- 28th August 2019 by Rowen Barbary
Feeding The Senior Horse This Winter
With dark nights and plummeting temperatures winter can be a difficult time, but as horses grow older they have more trouble handling cold weather so need extra care and attention to make sure they stay healthy and comfortable.
Once your horse is wormed and vaccinated it is important that your horse has a general health check ensuring that there are no dental problems and hooves are sound.
Whether stabled or living out fibre should be the forefront of any horses diet and there are many options available to you to increase the fibre content of the horses diet if grass is limited including hay, haylage, chaffs and high fibre feeds.
By providing your horse with ad-lib fibre this will help maintain a healthy hindgut and body temperature in cold weather, as heat is produced through the digestion of feed. The greatest amount of heat is released when microbes in the hindgut digest high fibre feeds, which help keep the horse warm.
As temperature drops maintenance energy requirements increase, increasing even further in the presence of wind and even more so in both wet and windy weather. As a general rule for every ten degrees below freezing you can increase the horses hay ration by another 10 percent.
Impaired chewing ability due to loss of teeth or poor tooth condition is one of the main reasons older horses start to lose weight. Symptoms of teeth problems include laboured chewing, quidding where horses will often drop half chewed food and loss of appetite. If you have noticed that your veteran has any of these symptoms it is important to first get your Equine Dental Technician to examine the horse and to introduce fibre replacers into the diet.
ReadyFibre Mash from Rowen Barbary is made out of 100% high digestible fibre and is ideal to use as a fibre replacer to help maintain the fibre levels in the diet. Taking just 5 minutes to soak to form a soft textured mash it is very palatable for veterans who have previously had trouble chewing long stem fibre and it can be used as a complete fibre replacer in the diet.
When feeding fibre replacers it is recommend to split the feed into as many small meals a day as possible, 3 or 4 portions given at regular intervals through the day will help keep the digestive system healthy.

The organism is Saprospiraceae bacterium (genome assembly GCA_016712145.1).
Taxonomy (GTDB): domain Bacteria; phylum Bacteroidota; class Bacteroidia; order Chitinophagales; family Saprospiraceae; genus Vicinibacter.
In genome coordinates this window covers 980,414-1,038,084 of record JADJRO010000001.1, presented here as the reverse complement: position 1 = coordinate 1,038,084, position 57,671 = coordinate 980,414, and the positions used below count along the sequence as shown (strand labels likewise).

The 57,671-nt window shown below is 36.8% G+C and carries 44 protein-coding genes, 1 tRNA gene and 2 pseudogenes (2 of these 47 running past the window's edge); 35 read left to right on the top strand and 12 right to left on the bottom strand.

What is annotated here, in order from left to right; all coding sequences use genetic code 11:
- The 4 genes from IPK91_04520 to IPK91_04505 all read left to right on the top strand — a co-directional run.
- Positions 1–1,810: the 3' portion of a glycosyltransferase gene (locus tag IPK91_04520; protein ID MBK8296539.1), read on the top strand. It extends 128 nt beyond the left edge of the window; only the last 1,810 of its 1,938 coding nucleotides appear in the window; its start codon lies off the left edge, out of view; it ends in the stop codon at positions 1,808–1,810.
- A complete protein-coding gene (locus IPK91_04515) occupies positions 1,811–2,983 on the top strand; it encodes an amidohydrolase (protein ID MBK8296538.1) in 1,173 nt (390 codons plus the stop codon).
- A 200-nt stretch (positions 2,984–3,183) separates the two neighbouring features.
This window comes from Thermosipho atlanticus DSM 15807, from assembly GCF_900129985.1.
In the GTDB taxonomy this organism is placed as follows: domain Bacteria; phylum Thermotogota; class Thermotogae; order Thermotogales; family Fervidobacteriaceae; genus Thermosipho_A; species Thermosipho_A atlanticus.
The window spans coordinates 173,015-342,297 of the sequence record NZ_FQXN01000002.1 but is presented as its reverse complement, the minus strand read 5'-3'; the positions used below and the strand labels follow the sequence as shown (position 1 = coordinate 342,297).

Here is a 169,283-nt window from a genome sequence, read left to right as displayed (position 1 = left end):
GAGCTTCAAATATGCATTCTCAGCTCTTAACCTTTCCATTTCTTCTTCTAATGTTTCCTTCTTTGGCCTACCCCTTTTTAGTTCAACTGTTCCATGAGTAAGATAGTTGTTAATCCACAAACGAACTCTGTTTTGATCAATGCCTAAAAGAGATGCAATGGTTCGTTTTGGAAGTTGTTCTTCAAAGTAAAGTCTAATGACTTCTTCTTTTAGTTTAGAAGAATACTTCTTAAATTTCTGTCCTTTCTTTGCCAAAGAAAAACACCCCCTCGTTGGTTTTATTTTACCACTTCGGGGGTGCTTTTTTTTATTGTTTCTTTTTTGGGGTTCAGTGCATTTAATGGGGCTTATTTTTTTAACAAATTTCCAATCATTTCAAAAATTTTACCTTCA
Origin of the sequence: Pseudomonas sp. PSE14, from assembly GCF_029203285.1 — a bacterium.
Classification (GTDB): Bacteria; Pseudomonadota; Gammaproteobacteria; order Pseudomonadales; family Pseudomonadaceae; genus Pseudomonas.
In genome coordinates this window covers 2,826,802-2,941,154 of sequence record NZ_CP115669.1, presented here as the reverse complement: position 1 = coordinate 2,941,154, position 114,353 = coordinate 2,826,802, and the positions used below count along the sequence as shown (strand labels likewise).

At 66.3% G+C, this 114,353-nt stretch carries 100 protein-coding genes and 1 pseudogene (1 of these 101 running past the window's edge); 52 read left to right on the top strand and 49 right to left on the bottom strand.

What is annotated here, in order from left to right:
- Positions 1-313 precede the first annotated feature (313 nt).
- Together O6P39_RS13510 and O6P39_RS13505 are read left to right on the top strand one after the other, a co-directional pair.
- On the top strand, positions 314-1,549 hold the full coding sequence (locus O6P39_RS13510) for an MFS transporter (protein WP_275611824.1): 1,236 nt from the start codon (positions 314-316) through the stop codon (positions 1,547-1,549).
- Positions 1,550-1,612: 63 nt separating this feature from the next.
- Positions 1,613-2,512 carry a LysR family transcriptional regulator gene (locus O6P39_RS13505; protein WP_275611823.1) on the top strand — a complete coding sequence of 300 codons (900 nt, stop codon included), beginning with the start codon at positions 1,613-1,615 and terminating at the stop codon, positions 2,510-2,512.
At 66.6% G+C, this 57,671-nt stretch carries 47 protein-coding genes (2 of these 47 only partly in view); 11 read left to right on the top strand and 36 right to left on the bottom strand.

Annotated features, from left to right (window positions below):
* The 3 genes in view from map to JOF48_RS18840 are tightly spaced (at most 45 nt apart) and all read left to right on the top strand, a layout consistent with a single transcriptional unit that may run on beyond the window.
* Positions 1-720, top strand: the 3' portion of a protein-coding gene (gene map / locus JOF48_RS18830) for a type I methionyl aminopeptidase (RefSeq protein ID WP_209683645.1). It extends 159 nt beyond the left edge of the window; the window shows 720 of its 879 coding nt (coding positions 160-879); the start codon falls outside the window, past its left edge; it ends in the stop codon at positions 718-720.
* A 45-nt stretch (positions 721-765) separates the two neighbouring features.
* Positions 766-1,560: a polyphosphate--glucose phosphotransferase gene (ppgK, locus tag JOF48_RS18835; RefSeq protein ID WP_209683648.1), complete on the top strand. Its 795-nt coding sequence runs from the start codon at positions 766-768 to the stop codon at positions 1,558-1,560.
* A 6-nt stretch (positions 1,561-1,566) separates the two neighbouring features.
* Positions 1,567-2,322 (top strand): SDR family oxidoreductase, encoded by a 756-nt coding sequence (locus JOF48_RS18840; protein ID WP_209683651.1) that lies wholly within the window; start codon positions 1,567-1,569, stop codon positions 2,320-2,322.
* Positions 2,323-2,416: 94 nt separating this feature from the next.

Fibre alone is usually insufficient to supply the energy demands for a horse to maintain its body weight. Oils or fat supplemented diets are an excellent way of providing the horse with the additional calories required for improving and maintaining condition with products such as Rowen Barbary Senior Support designed specifically to help improve health and wellness in the older horse.
Containing a blend of Linseed and Soya Oil Senior Support is designed to provide the extra calories required by the older horses to help ensure excellent overall condition is maintained. Special attention has been given to help support joint health, with an equal ratio of Glucosamine and MSM added to help restore joint function and mobility, alongside Turmeric and Cracked Black Pepper to aid bio-availability.
EQUINE METABOLIC SYNDROME (EMS)
The dietary management of a veteran with EMS, which includes horses with Cushing's disease (also known as PPID) that are especially prone to laminitis, should be based on a low starch and sugar diet that contains less that 12% non-structural carbohydrates (NSC) on average per feed to help control the blood insulin levels and help prevent the risk of laminitis developing.
A high fibre diet should be fed choosing stalkier hay that offers a lower nutritional value and it is a good idea to consider soaking it before feeding as it has been found that soaking hay for up to an hour can eliminate 56% of its water-soluble carbohydrates. Cereal and molasses free with under 1% sugar Rowen Barbary Solution Mash has been specifically formulated for horses that need a higher calorie diet for conditioning and controlled weight gain, whilst being suitable for feeding to horses prone to EMS.
TOP TIPS FOR VETERANS
- Six month dental check
- Regular flu and tetanus vaccinations
- Light exercise when possible
- Regular worming programme
- Adequate shelter and appropriate rugs
- Annual veterinary examination recommended